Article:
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Friday, July 22, 2016

Judy Woodruff, "Words to Harsh for Hillary?"

PBS Anchor Judy Woodruff Asks Mike Pence Three Times About Harsh 'Over the Top' Hillary Critics By Tim Graham | July 22, 2016 | 9:22 AM EDT Share it Tweet it PBS NewsHour anchor Judy Woodruff was awarded an interview with Republican vice-presidential nominee Mike Pence for Thursday night's newscast, and she questioned Pence from the right about whether Trump can be someone social conservatives can support.
"You have spent virtually your entire life as a deep believer in Christian values, Christian conservative values. That has not been a centerpiece of Donald Trump’s campaign. Do you think you are going to be able, with your own beliefs, to persuade him on issues like LGBT rights, on — I don’t know, on the issue of abortion? Do you think you can change his views in those areas?" Pence said how grateful he was for Trump's pro-life stand in this campaign. But what really stood out was Woodruff's repeated protests against "pretty harsh criticism" of Hillary Clinton. She said "Last question," and then asked the same question three times, insisting the Republicans were just too harsh. JUDY WOODRUFF: Last question. A lot of, I should say, the talk at this convention from the stage and from the delegates has been pretty harsh criticism of Hillary Clinton. We have heard, "Lock her up." We have heard -- we have seen the signs, "Hillary to prison," talk of indicting her. Is this -- you're somebody who's been outspoken against negative campaigning. Do you think it's been over the top, as even some Republicans have said? And do you think it's been a wasted opportunity, so far, to talk about what's positive about Donald Trump? GOV. MIKE PENCE: Well, first, I think that's what freedom looks like. The American people get to express themselves, and in the ways that they choose. But I have got to tell you, I - this convention, I have sensed a tremendous amount of energy, a tremendous amount of unity, not around the personalities, but around the choice that we face this fall.... WOODRUFF: But for the last three nights, "Lock her up" has been a refrain we have been hearing. PENCE: People are frustrated, $19 trillion in national debt that just hasn't been piled up by Democrat administrations. It's been nearly doubled under this administration.... We want a different type of leadership. We want a different direction for this country. And that's why I truly do believe that Donald Trump will be the next president of the United States. WOODRUFF: Different, but does it have to be so negative, is my question? PENCE: I think we have got to lay out the choice for the American people. It's a choice between change and the status quo.

Friday, September 20, 2013

Problems with Obamacare.

Home Depot became yet another company that announced it would shift part-time workers to the government-run healthcare exchanges. In addition, a company spokesperson conceded that full-time employees, though they will still get health benefits, would pay more due to an increase in costs next year. 

Companies like Trader Joe's and Walgreens have made similar announcements before the Obamacare exchanges are set to open in October. 
According to a company spokesperson, "Home Depot's change would affect roughly 20,000 part-time workers who previously had chosen the limited liability medical plan the company offered," which, as Reuters notes, companies can no longer offer after December 31 under Obamacare.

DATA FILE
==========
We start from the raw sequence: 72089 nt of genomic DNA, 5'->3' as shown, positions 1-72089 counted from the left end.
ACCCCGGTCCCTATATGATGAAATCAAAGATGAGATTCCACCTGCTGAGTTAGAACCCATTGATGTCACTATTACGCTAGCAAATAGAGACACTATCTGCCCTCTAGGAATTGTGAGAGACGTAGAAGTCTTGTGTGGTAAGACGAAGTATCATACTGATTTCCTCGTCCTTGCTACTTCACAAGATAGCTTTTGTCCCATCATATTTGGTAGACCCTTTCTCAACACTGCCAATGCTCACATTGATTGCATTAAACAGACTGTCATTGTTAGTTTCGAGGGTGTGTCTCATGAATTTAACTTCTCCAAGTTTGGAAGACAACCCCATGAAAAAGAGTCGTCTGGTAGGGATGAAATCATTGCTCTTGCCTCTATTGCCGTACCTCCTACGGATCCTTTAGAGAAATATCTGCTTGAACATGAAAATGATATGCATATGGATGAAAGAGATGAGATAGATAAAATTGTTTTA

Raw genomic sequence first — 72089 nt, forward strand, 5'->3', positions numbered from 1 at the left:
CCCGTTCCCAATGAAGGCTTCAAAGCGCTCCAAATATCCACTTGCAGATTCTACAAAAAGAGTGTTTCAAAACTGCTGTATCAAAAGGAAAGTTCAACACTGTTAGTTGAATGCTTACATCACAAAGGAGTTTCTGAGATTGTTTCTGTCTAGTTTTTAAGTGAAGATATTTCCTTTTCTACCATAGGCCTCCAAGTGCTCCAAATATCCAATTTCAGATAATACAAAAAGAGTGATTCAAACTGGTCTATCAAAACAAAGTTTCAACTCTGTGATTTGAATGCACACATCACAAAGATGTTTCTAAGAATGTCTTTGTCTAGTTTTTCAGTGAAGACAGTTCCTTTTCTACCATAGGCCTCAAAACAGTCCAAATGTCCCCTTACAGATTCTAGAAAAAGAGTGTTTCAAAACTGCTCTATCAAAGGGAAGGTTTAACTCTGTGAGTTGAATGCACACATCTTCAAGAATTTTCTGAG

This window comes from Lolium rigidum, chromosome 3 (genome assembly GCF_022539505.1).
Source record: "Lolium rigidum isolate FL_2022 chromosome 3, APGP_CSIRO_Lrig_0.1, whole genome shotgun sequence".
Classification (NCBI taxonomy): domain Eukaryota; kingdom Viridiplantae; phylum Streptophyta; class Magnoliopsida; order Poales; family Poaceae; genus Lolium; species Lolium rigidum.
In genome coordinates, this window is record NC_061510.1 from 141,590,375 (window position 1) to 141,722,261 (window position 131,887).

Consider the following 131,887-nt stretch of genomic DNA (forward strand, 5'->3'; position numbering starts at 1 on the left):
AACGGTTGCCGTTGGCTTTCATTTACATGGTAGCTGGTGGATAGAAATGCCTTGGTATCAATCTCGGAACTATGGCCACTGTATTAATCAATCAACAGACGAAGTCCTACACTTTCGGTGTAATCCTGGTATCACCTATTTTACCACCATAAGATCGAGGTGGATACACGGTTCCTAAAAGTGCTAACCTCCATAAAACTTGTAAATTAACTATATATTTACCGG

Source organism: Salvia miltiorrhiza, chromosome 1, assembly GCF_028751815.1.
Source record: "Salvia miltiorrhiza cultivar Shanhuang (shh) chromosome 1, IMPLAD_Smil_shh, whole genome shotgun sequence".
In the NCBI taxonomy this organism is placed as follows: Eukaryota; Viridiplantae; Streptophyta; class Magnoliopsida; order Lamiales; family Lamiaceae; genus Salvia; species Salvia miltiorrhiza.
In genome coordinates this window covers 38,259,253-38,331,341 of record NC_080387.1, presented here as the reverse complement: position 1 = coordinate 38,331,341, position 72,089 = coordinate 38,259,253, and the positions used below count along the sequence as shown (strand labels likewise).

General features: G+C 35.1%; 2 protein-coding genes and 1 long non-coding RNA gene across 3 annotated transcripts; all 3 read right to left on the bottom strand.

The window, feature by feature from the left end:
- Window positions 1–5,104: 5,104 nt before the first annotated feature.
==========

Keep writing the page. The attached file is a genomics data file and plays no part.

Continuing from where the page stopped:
Home Depot's current plan for part-time workers "provided coverage of up to $20,000 depending on the plan and were administered by Aetna Inc."

Wednesday, January 16, 2013

Rich and Poor Hit by Hi Rates and Taxes!

While the most sweeping provisions of the health care overhaul have not yet gone into effect, plenty of Americans will still be paying higher insurance premiums this year -- as insurance companies try to preemptively cover the cost of a tax increase included in President Obama's Affordable Care Act.
That tax doesn't take effect until next year, when other major provisions like the so-called "individual mandate" and insurance subsidies also kick in. But that hasn't stopped insurance companies from charging higher premiums this year to cover the hike, as well as the cost of ObamaCare benefits such as free birth control and preventive care.
Premiums for individuals and small businesses are projected to increase due to the tax by roughly 2 percent this year and by as much as 3.7 percent in 2023, according to a widely cited analysis by the insurance industry.
Officials will argue about who is to blame for the hike -- insurance companies for sticking customers with the cost, or the government for imposing the industry tax hike in the first place. But the projected increases are the latest sign that Americans, in exchange for expanding and strengthening insurance coverage, will in many cases be paying more.
Already, a pair of taxes has hit higher-income households to cover the law. Those making more than $250,000 are seeing a .9 percentage point increase in their Medicare tax, and another 3.8 percentage point hike on investment income.
"The goal was to make health care more affordable, but adding a tax on health insurance does the opposite, increasing the cost for families and small businesses," Robert Zirkelbach, spokesman for the group America's Health Insurance Plans, said Tuesday.
Zirkelbach and others on the side of insurance companies say younger Americans will be among those facing the largest increases.
The looming tax on the insurance industry will cost health-insurance providers $8 billion in 2014, then $14.3 billion in 2018 and a total $100 billion over the next 10 years, according to the congressional Joint Committee on Taxation.